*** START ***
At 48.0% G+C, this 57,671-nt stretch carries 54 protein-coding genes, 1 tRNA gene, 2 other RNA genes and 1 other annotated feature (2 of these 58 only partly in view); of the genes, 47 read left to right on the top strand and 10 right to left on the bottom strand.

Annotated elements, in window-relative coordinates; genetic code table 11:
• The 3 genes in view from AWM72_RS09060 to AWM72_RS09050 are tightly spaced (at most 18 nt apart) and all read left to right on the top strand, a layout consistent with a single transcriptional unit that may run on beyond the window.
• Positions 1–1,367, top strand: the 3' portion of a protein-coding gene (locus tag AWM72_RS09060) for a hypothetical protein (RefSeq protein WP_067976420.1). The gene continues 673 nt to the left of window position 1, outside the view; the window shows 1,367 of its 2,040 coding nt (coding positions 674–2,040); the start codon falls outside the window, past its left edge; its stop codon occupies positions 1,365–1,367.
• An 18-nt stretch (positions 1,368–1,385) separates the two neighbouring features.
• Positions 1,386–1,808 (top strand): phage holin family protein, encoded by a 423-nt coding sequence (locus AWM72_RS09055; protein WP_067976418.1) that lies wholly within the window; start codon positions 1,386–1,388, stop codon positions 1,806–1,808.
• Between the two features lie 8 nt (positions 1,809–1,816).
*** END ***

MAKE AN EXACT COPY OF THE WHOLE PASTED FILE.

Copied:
At 48.0% G+C, this 57,671-nt stretch carries 54 protein-coding genes, 1 tRNA gene, 2 other RNA genes and 1 other annotated feature (2 of these 58 only partly in view); of the genes, 47 read left to right on the top strand and 10 right to left on the bottom strand.

Annotated elements, in window-relative coordinates; genetic code table 11:
• The 3 genes in view from AWM72_RS09060 to AWM72_RS09050 are tightly spaced (at most 18 nt apart) and all read left to right on the top strand, a layout consistent with a single transcriptional unit that may run on beyond the window.
• Positions 1–1,367, top strand: the 3' portion of a protein-coding gene (locus tag AWM72_RS09060) for a hypothetical protein (RefSeq protein WP_067976420.1). The gene continues 673 nt to the left of window position 1, outside the view; the window shows 1,367 of its 2,040 coding nt (coding positions 674–2,040); the start codon falls outside the window, past its left edge; its stop codon occupies positions 1,365–1,367.
• An 18-nt stretch (positions 1,368–1,385) separates the two neighbouring features.
• Positions 1,386–1,808 (top strand): phage holin family protein, encoded by a 423-nt coding sequence (locus AWM72_RS09055; protein WP_067976418.1) that lies wholly within the window; start codon positions 1,386–1,388, stop codon positions 1,806–1,808.
• Between the two features lie 8 nt (positions 1,809–1,816).